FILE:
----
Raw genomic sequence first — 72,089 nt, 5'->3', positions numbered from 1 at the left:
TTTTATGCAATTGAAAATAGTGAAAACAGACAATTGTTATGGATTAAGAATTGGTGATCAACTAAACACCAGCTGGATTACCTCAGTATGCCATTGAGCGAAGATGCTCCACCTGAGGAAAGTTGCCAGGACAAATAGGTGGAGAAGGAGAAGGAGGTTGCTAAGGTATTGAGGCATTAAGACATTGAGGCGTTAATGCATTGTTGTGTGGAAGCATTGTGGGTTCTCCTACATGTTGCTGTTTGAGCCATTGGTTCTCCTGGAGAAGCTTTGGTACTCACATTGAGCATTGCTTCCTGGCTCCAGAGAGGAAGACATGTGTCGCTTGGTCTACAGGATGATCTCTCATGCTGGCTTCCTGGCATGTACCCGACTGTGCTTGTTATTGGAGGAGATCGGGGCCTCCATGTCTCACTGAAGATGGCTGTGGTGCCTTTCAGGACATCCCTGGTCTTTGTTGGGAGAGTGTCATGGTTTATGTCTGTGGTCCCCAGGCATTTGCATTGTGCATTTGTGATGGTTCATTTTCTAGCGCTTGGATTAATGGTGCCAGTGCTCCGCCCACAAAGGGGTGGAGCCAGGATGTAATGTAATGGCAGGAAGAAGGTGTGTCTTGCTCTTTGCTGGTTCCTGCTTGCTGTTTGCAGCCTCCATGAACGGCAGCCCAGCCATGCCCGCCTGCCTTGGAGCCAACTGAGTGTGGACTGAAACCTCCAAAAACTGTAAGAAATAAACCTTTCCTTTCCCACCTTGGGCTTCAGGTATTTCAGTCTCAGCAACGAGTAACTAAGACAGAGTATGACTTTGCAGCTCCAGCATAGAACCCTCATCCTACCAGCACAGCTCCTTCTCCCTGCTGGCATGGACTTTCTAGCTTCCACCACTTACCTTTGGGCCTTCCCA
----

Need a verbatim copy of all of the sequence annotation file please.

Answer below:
Raw genomic sequence first — 72,089 nt, 5'->3', positions numbered from 1 at the left:
TTTTATGCAATTGAAAATAGTGAAAACAGACAATTGTTATGGATTAAGAATTGGTGATCAACTAAACACCAGCTGGATTACCTCAGTATGCCATTGAGCGAAGATGCTCCACCTGAGGAAAGTTGCCAGGACAAATAGGTGGAGAAGGAGAAGGAGGTTGCTAAGGTATTGAGGCATTAAGACATTGAGGCGTTAATGCATTGTTGTGTGGAAGCATTGTGGGTTCTCCTACATGTTGCTGTTTGAGCCATTGGTTCTCCTGGAGAAGCTTTGGTACTCACATTGAGCATTGCTTCCTGGCTCCAGAGAGGAAGACATGTGTCGCTTGGTCTACAGGATGATCTCTCATGCTGGCTTCCTGGCATGTACCCGACTGTGCTTGTTATTGGAGGAGATCGGGGCCTCCATGTCTCACTGAAGATGGCTGTGGTGCCTTTCAGGACATCCCTGGTCTTTGTTGGGAGAGTGTCATGGTTTATGTCTGTGGTCCCCAGGCATTTGCATTGTGCATTTGTGATGGTTCATTTTCTAGCGCTTGGATTAATGGTGCCAGTGCTCCGCCCACAAAGGGGTGGAGCCAGGATGTAATGTAATGGCAGGAAGAAGGTGTGTCTTGCTCTTTGCTGGTTCCTGCTTGCTGTTTGCAGCCTCCATGAACGGCAGCCCAGCCATGCCCGCCTGCCTTGGAGCCAACTGAGTGTGGACTGAAACCTCCAAAAACTGTAAGAAATAAACCTTTCCTTTCCCACCTTGGGCTTCAGGTATTTCAGTCTCAGCAACGAGTAACTAAGACAGAGTATGACTTTGCAGCTCCAGCATAGAACCCTCATCCTACCAGCACAGCTCCTTCTCCCTGCTGGCATGGACTTTCTAGCTTCCACCACTTACCTTTGGGCCTTCCCA